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Postgame notes: Rondo the QB

1/15/2011

BOSTON -- A collection of postgame news and notes after the Boston Celtics defeated the Charlotte Bobcats 99-94 Friday night at TD Garden:

The near triple-double barely even raises eyebrows in these parts any more. Rajon Rondo quietly scored 18 points on 7-of-11 shooting, dished out 13 assists, and grabbed a team-high six rebounds over 37 minutes Friday night. Ho-hum, just another day at the office.

In fact, Celtics coach Doc Rivers raved almost exclusively about Rondo's game management on a night his assist total was below his season average (a league-best 13.4 per game). Put another way: Rondo's had 13 games with more than 13 assists this season, so it's only when that number soars towards the 20 region that many take notice.

“Just his control of the game; Seeing what I see," Rivers said when asked about what he looks for out of Rondo. "There were a couple things he saw [Friday] that I didn’t see and I liked what he saw better. We went with it and those are good nights for a coach, I can tell you that, when those nights happen. It’s just the flow of the game; Sometimes guys get that and sometimes they don’t. But when he gets it, it’s really good because we can establish a pace. I told him at halftime, our pace was horrible. And the second half it was great.”

The fact that Boston shot 62.1 percent (18 of 29 overall) in the second half (including 66 percent in the final frame) proved that. Four different starters, all but Glen Davis, scored 10 points or more in the second half alone, while those players combining to shoot 72 percent (13 of 18 overall) over the final two quarters.

"Doc didn't like our pace [in the first half]," said Rondo. "We fouled a lot throughout the entire game, but first half, I think they shot like 14 or 15 free throws to our two or three, so you can't get a pace if you're taking the ball out of bounds every time."

That pace was certainly aided by the easy buckets generated in a little two-man game with Rondo and Shaquille O'Neal. Rondo generated some drives to the rim in the second half and, when the defense started collapsing on him, he was able to feed O'Neal for easy buckets.

"I think we always had chemistry," said Rondo. "He was just open tonight. It seemed like he was open every time I went to the hole. Either Kwame [Brown] or Nazr [Mohammed] stepped up, and you can't miss him."

Added Shaq: "It helps a lot when he’s out there looking for me. He’s played well. It’s my job; When I get the ball I have to finish, whether it's the lob or a little drop off.”

One off-target lob buy Rondo nearly got Brown flattened by a soaring (and then splashing) Shaq in the second half. Rondo soon smoothed out the kinks, handing out four third-quarter assists before looking for his own shot more in the final frame, scoring eight points by hitting both shots he attempted (including a 3-pointer and a clutch elbow jumper).

As for Rondo's health (he's missed a total of 11 games due to foot, ankle, and hamstring ailments), he deemed himself in serviceable shape.

"[I've still got] plantar fasciitis and my ankle's not 100-percent better, but I felt great tonight," said Rondo.

--ON THIS NIGHT, THEY WERE BENCHCOOLERS--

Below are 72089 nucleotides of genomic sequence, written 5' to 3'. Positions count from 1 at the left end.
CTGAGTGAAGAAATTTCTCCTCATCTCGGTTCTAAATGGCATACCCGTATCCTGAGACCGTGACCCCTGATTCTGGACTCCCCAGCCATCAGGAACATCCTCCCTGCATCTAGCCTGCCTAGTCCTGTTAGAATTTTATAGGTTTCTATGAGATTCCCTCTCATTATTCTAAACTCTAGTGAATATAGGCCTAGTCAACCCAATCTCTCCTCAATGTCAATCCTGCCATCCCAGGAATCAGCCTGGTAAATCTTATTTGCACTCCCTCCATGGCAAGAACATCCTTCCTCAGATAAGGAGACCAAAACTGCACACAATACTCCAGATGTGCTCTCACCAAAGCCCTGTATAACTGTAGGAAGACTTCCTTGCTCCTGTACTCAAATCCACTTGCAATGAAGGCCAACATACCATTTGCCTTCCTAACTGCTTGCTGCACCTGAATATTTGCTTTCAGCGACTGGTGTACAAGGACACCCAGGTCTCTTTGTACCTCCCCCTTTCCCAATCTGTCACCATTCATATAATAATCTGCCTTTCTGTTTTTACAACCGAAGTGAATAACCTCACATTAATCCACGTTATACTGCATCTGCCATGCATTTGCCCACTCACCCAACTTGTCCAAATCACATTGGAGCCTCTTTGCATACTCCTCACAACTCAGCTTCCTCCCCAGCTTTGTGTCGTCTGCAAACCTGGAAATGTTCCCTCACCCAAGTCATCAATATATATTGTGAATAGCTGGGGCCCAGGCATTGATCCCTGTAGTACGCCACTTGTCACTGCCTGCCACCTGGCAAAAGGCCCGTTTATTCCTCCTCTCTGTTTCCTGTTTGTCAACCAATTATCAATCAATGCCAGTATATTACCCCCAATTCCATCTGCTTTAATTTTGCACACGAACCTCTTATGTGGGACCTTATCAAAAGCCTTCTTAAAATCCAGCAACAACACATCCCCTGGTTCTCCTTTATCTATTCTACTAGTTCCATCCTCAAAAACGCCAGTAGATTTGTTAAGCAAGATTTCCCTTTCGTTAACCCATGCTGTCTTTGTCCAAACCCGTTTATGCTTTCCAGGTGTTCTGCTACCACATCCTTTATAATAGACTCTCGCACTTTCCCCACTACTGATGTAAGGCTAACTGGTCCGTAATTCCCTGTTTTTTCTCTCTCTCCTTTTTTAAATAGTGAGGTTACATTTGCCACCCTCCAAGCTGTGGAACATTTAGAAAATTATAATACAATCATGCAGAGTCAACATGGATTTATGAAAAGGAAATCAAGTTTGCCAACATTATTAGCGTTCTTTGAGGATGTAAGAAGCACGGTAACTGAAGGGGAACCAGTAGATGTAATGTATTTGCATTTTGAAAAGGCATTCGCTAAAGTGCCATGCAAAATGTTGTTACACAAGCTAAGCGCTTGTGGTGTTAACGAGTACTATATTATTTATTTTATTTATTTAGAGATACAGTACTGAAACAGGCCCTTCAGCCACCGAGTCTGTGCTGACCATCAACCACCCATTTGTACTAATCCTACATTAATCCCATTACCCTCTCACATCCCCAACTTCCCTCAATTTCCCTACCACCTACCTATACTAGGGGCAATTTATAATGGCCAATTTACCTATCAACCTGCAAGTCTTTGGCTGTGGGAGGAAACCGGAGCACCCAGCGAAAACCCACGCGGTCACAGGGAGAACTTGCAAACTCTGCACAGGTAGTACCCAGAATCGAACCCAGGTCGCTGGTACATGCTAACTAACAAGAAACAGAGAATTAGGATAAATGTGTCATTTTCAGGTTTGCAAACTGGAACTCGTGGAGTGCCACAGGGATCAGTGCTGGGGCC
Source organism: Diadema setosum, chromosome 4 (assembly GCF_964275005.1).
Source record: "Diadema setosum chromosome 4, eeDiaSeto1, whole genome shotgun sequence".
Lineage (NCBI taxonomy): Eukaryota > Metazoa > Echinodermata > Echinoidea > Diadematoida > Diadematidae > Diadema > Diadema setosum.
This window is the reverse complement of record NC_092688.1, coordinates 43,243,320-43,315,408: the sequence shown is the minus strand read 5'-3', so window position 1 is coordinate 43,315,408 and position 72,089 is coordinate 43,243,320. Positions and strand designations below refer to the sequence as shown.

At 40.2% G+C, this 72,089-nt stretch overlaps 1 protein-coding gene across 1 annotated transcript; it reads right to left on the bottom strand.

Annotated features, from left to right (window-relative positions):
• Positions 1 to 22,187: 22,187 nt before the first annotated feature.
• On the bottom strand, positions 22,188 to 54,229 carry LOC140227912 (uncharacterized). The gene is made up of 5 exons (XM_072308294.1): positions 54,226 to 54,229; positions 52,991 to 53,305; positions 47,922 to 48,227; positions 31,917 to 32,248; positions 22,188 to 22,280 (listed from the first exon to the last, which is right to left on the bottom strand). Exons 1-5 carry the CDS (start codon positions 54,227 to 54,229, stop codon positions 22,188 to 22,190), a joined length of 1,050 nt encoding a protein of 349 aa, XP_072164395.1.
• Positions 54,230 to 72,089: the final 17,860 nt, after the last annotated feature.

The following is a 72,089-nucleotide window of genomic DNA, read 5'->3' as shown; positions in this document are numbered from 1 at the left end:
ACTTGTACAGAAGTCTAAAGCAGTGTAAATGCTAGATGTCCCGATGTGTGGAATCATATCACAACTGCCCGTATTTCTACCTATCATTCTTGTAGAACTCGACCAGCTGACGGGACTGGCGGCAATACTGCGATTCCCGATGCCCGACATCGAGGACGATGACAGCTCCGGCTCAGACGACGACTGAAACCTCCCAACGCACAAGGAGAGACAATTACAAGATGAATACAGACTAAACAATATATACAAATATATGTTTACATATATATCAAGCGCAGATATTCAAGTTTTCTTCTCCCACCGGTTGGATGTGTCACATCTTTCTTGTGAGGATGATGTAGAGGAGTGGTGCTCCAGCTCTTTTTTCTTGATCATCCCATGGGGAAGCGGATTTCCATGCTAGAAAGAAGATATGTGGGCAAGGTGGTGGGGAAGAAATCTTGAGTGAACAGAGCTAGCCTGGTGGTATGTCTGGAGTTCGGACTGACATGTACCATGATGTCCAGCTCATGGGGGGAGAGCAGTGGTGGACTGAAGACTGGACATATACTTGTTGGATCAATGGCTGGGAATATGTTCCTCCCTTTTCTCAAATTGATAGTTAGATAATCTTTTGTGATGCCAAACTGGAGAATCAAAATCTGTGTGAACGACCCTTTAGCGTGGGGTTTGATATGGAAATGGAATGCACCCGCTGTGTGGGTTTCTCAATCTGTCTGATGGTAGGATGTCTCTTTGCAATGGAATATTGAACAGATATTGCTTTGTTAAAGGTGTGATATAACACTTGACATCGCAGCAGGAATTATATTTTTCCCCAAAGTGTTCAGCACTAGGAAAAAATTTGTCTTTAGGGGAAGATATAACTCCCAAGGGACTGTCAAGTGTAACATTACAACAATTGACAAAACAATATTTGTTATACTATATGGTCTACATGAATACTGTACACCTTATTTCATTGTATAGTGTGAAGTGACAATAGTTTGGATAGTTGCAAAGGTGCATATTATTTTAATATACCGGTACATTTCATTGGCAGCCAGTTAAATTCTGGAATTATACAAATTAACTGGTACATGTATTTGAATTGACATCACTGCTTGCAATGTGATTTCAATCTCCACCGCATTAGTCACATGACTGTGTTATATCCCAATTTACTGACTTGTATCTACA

One game after combining for a whopping 56-point output during Wednesay's breezy triumph over the Sacramento Kings, Boston's four-man reserve unit labored Friday night, generating a mere nine points on 3-of-15 shooting (Marquis Daniels the only player to make multiple shots).

But Rivers didn't seem concerned, particularly considering the shorthanded nature of the bench, which was further hindered with Semih Erden plagued by early foul trouble. Rivers was more concerned about multiple stops than multiple makes.

"What I told the bench in the third quarter is, ‘If you don’t score a point, the lead can’t change,'" said Rivers. "Meaning, get stops, every time. Because we’ve got a lot of guys with offensive minds on the second unit and if they’re not making shots, then all of a sudden they can’t defend any more because, mentally, they’re still down on the offensive end. That’s what we just keep working on with them; They’re getting better at it.”

As Rondo surmised: "There's going to be nights when they carry us and vice versa. We got the win, so it doesn't matter if they scored or not. They did a great job defensively, and they didn't give up a big lead."

--LOOSE BALLS: SEMI-FOUL ATTIRE; BRADLEY'S D-LEAGUE DEBUT--

* Coming off a solid effort in place of injured Jermaine O'Neal on Wednesday, Erden might have been better off resting his sore groin Friday night. Despite playing through the pain that kept him out of practice Thursday, Erden picked up three fouls in three minutes during the first quarter and spent much of the night glued to the bench in a game where Boston really needed available big men. Erden finished with no points, missing the only shot he took, while collecting five fouls over 8:24.

Rivers didn't want to pin the effort on the groin injury.

"I didn't ask [about the injury], honestly," said Rivers. "If a guy is playing, he's healthy. Listen, they don't care on the other team. If you're out on the floor, I don't want to hear about it, because neither does the other team."

* In his NBA D-League debut Friday in Maine, Celtics rookie Avery Bradley registered 11 points on 3-of-10 shooting with six assists, two rebounds,and two steals over 21:36 off the pine as the Red Claws fell to the Erie Bayhawks, 123-109. The Celtics, despite being shorthanded by injuries, sent Bradley down earlier in the day to gain extra on-court reps with limited playing time in recent contests.